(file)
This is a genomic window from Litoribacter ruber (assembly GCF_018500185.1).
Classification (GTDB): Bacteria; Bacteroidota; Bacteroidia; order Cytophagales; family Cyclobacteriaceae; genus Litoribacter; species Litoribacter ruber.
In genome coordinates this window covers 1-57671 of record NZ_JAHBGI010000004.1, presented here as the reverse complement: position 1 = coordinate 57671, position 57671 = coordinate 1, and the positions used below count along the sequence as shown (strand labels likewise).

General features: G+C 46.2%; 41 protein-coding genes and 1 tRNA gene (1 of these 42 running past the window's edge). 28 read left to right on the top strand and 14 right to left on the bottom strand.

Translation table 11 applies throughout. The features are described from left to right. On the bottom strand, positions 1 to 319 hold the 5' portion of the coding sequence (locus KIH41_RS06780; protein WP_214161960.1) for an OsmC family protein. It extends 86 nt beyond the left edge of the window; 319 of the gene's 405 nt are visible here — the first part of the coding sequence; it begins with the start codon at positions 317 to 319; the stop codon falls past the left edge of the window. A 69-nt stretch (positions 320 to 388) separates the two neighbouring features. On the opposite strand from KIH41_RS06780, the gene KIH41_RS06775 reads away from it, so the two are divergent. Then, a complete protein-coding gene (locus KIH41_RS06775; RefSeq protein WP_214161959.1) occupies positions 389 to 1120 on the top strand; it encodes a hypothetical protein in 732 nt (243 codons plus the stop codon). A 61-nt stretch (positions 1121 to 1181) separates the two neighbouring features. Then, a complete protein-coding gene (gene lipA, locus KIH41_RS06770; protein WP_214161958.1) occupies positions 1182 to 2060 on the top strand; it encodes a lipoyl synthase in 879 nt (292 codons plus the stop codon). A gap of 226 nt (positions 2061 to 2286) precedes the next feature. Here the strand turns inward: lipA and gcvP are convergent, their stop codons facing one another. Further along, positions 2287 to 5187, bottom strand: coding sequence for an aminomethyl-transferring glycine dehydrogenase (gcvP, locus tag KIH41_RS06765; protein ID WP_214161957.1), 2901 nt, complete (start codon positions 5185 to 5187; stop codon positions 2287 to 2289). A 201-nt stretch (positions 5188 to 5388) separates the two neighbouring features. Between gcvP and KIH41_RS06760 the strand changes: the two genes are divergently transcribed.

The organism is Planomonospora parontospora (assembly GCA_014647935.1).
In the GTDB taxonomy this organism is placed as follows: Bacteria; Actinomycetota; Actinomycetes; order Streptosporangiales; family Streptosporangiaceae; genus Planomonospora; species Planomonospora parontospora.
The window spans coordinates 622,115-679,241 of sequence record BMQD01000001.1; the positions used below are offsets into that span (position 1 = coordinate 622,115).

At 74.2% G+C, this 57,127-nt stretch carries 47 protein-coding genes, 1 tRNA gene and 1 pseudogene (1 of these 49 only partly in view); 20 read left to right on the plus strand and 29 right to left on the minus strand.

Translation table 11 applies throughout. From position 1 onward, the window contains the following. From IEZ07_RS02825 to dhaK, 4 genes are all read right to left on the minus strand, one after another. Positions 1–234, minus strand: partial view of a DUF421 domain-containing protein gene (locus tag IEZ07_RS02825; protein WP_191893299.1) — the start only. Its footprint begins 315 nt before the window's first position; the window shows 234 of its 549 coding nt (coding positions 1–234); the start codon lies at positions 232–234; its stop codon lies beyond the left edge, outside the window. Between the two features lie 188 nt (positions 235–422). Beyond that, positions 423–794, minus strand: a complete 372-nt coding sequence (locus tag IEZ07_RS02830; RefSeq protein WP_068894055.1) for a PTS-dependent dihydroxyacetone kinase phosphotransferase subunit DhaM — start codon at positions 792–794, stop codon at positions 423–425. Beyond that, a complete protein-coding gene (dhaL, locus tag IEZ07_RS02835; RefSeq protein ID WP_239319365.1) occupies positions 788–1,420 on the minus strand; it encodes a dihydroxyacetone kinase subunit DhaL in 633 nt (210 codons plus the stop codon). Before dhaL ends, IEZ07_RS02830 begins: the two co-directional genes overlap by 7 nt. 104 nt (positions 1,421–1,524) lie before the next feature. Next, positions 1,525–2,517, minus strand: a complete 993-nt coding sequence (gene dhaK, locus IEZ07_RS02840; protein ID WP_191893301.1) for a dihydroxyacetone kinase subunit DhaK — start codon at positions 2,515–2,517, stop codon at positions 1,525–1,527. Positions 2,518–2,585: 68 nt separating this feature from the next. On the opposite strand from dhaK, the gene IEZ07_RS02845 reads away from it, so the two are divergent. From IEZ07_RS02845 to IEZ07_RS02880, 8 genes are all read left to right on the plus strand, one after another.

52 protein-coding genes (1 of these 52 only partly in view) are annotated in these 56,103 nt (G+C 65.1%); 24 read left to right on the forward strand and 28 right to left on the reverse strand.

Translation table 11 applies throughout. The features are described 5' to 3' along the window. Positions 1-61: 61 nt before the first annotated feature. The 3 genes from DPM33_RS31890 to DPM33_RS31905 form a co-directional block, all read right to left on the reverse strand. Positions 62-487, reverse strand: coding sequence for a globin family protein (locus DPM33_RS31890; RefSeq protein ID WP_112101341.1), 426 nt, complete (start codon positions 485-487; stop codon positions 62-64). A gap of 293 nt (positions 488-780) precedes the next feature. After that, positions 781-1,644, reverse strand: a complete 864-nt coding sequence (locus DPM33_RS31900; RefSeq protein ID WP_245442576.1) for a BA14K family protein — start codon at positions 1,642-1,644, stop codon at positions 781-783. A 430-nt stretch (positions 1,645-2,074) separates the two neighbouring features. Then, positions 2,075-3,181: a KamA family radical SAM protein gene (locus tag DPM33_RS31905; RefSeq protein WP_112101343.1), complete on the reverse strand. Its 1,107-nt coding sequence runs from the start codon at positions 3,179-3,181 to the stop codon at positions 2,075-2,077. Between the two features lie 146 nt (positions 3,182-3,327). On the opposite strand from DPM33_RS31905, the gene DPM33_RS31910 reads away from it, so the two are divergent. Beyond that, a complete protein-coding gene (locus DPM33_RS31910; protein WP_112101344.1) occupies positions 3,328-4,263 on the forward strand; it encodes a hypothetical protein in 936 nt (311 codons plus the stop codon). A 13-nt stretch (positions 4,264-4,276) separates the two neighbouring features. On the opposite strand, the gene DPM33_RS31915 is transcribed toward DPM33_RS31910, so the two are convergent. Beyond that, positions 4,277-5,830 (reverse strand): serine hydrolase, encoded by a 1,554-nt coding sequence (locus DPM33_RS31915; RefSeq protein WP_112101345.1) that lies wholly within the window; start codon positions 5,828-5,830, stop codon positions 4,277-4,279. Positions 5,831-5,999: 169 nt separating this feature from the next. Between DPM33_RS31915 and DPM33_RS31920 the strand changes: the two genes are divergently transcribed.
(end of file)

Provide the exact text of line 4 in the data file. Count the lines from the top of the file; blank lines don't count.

General features: G+C 46.2%; 41 protein-coding genes and 1 tRNA gene (1 of these 42 running past the window's edge). 28 read left to right on the top strand and 14 right to left on the bottom strand.